And stop fussing about metrics. They too will sort themselves out completely once we have universally mandated (and provided) green OA.
Richard Poynder: "What Jean-Claude’s criticism of large publishers like Elsevier and Wiley omits is the role that the research community has played in their rise to power, a role that it continues to play. In fact, not only has the research community been complicit [emphasis added] in the rise and rise [sic] of the publishing oligarchy that Jean-Claude so deprecates, but one could argue that it created it — i.e. this oligarchy is a creature of its own making.And so are Richard's reproaches...
Your increasingly bored archivangelist,
Friday, December 25. 2015
Rick Anderson: "Stevan, is it really true that any institution can join the EOS? According to the webpage, membership is "available to approved institutions" (emphasis mine). I assume that EOS itself does the approving -- is that correct? And if so, that means that it's not really true that "any institution can join," is it?"
Ok. You caught me, Rick! I guess I'll have to 'fess up now: EOS is a secret organization whose true goals I am not at liberty to divulge. The approval of the approved institutions (just a small subset of the many who have applied for approval across the years) is done by an invisible college whose identities are all classified, along with the identities of the institutions and the true goal of the organization, but if you make a formal FOI request it might be possible to provide you with an edited transcript of the list (with identities coded for confidentiality).
Rick Anderson: "Stevan, Is it really true that the EOS is "public"? I don't see any list of its members anywhere on the site. (If I'm missing it, please do provide a link.) I would assume that an organization that is "public" (as distinct from a "secret society," the term at which you took such umbrage) would at the very least make its institutional membership a matter of public record, wouldn't it?"
You're right again, Rick. EOS is indeed not public: It is a secret society whose true purposes (which have no relation to what it says on the website) I am not free to reveal.
Rick Anderson: "And does the EOS really make all of its documents public? On the site I see a small list of briefing papers -- are those the only documents the organization has produced? No minutes, no agendas, no other documents that would normally characterize the work of an organization committed to transparency and public openness?"
I'm truly embarrassed now, Rick. Fact is, you've got me again! The documents on the website have nothing to do with the true objectives and activities of EOS. We do have minutes and agendas, but those are all confidential (especially our true goals) as we are in fact not committed to transparency and public openness -- or, for that matter, to openness of any kind.
[Please get out the clippers. Many quotes here suitable for clipping and using in the context of your choice, Rick!]
Rick Anderson: "To be clear, the EOS is under no more obligation to be public and transparent in its work than any other organization is -- this isn't about legal or ethical obligation. It's just about commitment to principles of openness and transparency."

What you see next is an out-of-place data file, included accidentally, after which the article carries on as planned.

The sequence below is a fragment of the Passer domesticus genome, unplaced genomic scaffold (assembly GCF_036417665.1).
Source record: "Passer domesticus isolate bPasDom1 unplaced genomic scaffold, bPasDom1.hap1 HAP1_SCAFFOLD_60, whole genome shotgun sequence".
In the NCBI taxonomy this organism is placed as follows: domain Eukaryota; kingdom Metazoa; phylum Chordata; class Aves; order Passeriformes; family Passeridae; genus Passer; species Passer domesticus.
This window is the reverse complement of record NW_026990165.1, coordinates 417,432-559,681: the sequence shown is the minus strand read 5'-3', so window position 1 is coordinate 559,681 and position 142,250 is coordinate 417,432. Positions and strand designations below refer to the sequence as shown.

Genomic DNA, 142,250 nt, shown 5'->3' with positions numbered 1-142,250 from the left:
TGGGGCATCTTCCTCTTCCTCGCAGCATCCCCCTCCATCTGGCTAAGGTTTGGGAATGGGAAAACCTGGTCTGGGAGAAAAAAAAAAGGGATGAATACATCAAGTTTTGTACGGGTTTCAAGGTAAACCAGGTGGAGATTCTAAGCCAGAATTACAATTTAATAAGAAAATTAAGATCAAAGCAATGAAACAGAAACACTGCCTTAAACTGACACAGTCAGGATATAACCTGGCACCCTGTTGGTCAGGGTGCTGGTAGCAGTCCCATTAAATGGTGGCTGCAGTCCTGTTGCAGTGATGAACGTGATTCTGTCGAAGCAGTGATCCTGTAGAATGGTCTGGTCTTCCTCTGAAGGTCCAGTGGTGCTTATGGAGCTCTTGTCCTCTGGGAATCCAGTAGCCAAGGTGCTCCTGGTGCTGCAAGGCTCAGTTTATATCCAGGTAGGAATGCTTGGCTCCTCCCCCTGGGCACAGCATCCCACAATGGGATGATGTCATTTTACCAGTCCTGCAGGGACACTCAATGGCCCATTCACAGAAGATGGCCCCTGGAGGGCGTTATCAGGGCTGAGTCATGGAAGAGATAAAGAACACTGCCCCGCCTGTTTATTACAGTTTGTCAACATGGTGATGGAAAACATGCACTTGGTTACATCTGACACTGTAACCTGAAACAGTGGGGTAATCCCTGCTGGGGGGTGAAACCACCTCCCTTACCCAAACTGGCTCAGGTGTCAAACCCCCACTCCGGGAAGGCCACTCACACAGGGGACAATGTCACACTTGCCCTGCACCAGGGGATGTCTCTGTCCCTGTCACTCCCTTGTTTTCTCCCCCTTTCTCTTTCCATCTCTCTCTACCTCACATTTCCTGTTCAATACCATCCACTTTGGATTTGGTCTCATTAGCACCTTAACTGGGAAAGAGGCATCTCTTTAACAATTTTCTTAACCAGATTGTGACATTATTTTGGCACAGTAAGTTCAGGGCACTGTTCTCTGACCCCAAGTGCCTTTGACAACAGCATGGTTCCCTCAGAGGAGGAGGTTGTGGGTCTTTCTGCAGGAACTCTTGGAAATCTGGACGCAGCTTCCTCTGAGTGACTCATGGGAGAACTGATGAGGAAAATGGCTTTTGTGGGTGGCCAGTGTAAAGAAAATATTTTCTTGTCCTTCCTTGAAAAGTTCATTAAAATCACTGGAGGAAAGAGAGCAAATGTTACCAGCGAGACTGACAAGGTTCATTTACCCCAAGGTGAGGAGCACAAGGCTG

You're quite right Rick, and I'm really grateful to you (and to Richard too) for giving me this opportunity to unburden my conscience, which has been weighed down for years with remorse about all the play-acting we've been doing. Indeed Yuletide is almost the optimal moment for at last coming clean about this shabby business. (I can think of only one early spring date that might have been even better.)
Congratulations on your successful sleuthing! You have both (and of course the intrepid PMR too!) performed an invaluable service to the academic community and the public at large for unmasking this sordid affair. Please do keep up the courageous and insightful work in the service of openness, transparency and verity. In the world we live in today, one can't be too careful.
Instalment #2 (2015/12/28)
Despite the season, I am beginning to take a less jolly view of this exchange than Bernard Rentier does (if only because I have been less successful in my planned holiday catch-up than I had hoped, which makes the diminishing returns from this sort of dawdling increasingly diminutive).
In particular, although the suspicions about EOS were silly from the get-go -- they didn't even have the elementary support of a putative motive that even amateur detective novels know they need in order to generate suspicion -- they seem now to have sunk into abject absurdity. Levity is clearly unavailing to restore common sense, so let me provide a motive (in fact three) -- not for the suspected lack-of-transparency on the part of the suspects, but for the suspiciousness on the part of the sleuths:
(1) For PMR the motive is an inordinate fondness for open data, even if it is at odds with OA -- a motive EOS clearly does not share.So let me propose three topics of substance, any of which would make a jolly basis for seasonal discussion in "Open and Shut":
I. Can anyone provide a substantive link between the need for open access to published, peer-reviewed research and the need for peer review reform?
II. Can anyone provide a substantive link between the need for open access to published, peer-reviewed research and the need for academic freedom?
III. Can anyone provide a substantive link between the need for open access to published, peer-reviewed research and the need for freedom of information?
(And can anyone still remember what the words "access to research" meant before they somehow got conflated with re-use rights or with "transparency"?)
I've been on this ride a long time now but I can't help noting that as we get exercised over all these other worthy matters, we are still rather far from having open access to published, peer-reviewed research...